Introduction from Bonhams Magazine, Issue 40, Summer 2014.
Unhappy the land with a need for heroes, as Brecht put it. But in wartime, every nation finds them. At the start of the First World War, some people had predicted it would be all over by Christmas. The longer it dragged on, the greater the need for inspirational stories which would encourage the British public to keep faith with the appalling sacrifice. Between 1914 and 1918, no fewer than 628 Victoria Crosses were awarded – more than three times the total for the whole of the Second World War.
"There are no heroes here," a Private wrote bleakly from the trenches. "No one cares. A man is forgotten the next moment". It was the scale of this new and awful warfare that was so hard to comprehend: an average of about 2,000 casualties a day for more than 1,500 days. In the human abattoir, personal stories of courage, dedication and self-sacrifice offered the chance to see the slaughter as something different, and ennobling.
Jack Cornwell never wore his Victoria Cross. But with his death he became an heroic figure. What made his story so resonant was his age – a mere 16 when he died of wounds and was buried in a common grave.
'Jutland Jack' may not have been the youngest person ever to win a VC (two Irish 15-year-olds were awarded VCs during the 19th century). But Jack Cornwell was certainly the youngest sailor ever to be so honoured.
Stories of heroism among the especially young were always popular. "WINCHESTER STRIPLING AT THE DARDANELLES" boasted one proud headline. "BOY OFFICER WINS THE VC", trumpeted the Daily Sketch above a picture of a child-faced, 18-year-old second lieutenant who had dashed across open ground under fire to stop a retreat at Gallipoli and then led a counterattack, shooting some British waverers while he was at it. Young people willing to put their lives at hazard for the cause were a moral and often shaming example to their elders.
But what is there to say about Jack Cornwell, gone before he could live very much? His service photograph shows him unsmiling and resolute, a 'Boy, First Class' – a very, very minor person in the world's greatest navy. And a posthumous portrait of him by Frank Salisbury that is being offered in Bonhams' WW1 Centenary Sale at Knightsbridge in October, shows Jack to be little more than a child. This boy-man was the son of an ex-soldier turned Essex tram driver. It had been a tough childhood, with periods spent living in workhouse accommodation. After war was declared in August 1914, his father rejoined the army. Cornwell was too young to sign up, and continued to work as a delivery boy, first for the Brooke Bond tea company and then for Whitbread's brewery. But by the summer of 1915 he was old enough to chance his life and joined the navy, training at Devonport as a Sight Setter, responsible for adjusting the range of a gun with a calibrated brass wheel. He was then sent to join the newly built light cruiser, HMS Chester.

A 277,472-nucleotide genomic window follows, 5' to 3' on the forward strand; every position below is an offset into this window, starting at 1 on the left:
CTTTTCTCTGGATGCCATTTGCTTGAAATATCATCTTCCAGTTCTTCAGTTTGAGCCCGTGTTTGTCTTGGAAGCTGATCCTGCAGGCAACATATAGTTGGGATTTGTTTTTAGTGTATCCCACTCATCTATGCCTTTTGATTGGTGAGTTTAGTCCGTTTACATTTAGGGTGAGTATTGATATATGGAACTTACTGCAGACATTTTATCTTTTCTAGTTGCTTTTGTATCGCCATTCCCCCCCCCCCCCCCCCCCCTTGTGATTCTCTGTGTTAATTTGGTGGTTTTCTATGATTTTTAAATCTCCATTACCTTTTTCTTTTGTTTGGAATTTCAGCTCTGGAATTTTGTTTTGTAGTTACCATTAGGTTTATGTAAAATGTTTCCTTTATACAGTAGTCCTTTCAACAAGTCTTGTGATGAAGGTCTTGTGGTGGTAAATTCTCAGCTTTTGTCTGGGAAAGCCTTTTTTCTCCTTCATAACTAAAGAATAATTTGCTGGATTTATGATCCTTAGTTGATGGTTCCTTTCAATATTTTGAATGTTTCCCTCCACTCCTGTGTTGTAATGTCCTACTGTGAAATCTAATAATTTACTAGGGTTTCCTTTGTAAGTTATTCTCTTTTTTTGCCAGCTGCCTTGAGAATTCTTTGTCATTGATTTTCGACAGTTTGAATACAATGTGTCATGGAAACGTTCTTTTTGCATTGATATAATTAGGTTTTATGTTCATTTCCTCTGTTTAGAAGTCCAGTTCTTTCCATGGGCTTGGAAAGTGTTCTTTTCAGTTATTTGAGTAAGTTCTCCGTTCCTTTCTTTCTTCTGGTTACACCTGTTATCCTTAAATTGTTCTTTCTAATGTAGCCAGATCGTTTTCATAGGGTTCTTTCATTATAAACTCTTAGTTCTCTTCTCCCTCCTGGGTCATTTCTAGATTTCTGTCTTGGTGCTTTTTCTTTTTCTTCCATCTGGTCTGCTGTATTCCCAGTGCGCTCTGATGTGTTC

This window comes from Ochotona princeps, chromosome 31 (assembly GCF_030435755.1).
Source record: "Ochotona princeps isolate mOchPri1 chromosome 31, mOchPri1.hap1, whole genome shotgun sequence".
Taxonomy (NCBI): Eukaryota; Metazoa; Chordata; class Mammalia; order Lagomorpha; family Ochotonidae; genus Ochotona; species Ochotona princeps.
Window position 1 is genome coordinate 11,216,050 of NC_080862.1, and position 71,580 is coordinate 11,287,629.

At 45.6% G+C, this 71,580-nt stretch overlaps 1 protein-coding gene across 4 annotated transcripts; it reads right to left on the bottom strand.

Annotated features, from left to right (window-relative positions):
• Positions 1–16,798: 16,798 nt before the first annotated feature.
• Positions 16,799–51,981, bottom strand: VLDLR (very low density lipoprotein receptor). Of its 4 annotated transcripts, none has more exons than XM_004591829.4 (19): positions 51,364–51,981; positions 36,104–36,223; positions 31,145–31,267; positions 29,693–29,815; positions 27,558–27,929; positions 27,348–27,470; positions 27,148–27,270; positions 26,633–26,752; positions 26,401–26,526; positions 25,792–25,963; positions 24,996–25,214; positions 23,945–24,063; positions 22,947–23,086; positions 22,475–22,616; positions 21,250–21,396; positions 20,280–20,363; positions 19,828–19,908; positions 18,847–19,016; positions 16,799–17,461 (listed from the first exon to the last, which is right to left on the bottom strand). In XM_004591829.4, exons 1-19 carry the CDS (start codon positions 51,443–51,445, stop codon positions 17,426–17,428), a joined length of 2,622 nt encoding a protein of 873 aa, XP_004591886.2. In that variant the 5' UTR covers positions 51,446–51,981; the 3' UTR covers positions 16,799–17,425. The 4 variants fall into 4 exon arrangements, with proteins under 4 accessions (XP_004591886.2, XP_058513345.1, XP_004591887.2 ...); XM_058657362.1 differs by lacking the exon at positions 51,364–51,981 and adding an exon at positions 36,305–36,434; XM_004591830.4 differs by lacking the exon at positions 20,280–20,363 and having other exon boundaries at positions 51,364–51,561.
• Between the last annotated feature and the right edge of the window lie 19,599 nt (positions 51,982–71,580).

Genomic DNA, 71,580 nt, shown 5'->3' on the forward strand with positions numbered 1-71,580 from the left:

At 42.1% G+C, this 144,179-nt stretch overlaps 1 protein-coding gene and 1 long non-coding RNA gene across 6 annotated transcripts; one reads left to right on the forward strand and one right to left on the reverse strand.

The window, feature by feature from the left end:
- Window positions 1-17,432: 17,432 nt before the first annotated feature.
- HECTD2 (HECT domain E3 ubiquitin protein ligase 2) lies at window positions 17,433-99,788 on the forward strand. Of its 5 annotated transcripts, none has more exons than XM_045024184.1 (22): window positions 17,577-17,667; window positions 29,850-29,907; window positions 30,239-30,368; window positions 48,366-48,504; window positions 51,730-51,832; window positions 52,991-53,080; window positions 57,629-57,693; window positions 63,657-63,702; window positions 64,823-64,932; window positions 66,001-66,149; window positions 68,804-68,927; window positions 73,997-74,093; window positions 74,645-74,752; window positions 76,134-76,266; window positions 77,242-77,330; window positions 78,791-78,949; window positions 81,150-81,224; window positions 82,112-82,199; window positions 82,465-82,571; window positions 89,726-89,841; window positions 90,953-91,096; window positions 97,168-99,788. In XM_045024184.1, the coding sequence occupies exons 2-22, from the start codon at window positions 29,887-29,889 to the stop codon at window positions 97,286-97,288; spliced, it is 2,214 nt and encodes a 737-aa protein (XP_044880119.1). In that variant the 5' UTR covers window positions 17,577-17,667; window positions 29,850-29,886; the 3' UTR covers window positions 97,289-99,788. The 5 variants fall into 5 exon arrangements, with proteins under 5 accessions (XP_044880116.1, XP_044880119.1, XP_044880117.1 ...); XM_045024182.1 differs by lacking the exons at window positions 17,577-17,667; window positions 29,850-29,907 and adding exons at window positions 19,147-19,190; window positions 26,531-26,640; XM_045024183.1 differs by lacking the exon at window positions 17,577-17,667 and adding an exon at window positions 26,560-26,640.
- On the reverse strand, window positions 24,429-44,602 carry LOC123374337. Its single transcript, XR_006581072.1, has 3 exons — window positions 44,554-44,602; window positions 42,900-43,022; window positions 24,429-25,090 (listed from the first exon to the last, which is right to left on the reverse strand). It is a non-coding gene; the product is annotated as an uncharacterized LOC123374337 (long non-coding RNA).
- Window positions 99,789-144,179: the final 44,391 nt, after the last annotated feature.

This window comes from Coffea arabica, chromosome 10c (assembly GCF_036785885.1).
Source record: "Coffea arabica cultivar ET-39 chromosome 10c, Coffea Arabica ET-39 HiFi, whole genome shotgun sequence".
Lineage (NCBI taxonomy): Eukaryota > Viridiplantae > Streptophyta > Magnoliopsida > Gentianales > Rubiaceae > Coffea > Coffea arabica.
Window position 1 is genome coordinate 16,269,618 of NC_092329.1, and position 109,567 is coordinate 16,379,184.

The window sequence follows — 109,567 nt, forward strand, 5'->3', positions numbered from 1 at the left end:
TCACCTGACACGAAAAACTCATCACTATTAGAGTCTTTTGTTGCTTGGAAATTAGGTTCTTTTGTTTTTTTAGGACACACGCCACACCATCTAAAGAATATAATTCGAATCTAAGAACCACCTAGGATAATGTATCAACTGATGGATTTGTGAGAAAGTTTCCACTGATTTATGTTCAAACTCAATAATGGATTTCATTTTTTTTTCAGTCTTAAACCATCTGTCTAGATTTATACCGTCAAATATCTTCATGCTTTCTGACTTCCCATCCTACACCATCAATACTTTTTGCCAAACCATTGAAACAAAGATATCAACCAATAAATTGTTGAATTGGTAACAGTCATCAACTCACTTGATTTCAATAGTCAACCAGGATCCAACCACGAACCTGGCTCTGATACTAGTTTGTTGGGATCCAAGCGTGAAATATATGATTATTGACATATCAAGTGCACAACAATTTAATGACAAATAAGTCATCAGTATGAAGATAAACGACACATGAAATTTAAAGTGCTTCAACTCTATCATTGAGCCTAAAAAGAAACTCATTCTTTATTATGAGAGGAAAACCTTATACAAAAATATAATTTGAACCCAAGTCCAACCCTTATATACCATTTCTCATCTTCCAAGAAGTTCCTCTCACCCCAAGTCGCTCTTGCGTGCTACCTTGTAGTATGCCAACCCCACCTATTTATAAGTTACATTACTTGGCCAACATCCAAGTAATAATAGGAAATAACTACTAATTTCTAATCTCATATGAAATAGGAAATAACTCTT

The Chester had originally been ordered from the great Cammell Laird shipyard at Birkenhead by the Greek government, but with the outbreak of war, the British appropriated the vessel for the Royal Navy. The Chester displaced five thousand tons, was driven by four propellers and carried four funnels. She was more lightly armed than many other big ships, but she was fast and maneuverable. Jack Cornwell joined the ship's company at the beginning of May 1916. Within one month, the Chester was taking part in the greatest naval clash of the war.
The Battle of Jutland was a very odd engagement indeed, in which each fleet spent a lot of time steaming away from the enemy. When it was over, it was unclear quite who had won.
The plan of the commander of the German High Seas Fleet, Reinhard Scheer, had been to lure part of the Royal Navy into a trap. But he was unaware that Admiralty code-breakers were reading his orders. So when the navies encountered each other off the coast of the Danish Jutland peninsula, things did not unfold entirely according to Scheer's plan. Admiral Sir David Beatty found the Germans before they could find the British and gave chase until forced to turn tail himself, as his force was pursued by German ships, which then ran into Admiral Jellicoe's Grand Fleet (until then believed by the Germans to be miles away, at its base in the Orkneys). In the great clouds of smoke which hung over the sea, enormous shells were now being fired enormous distances. But German gunnery seemed to be superior to that of the British – or perhaps it was better communications and the quality of their ordinance. As Admiral Beatty watched a German shell strike yet another of his warships, he delivered one of the most famous remarks of the war: "There seems to be something wrong with our bloody ships today."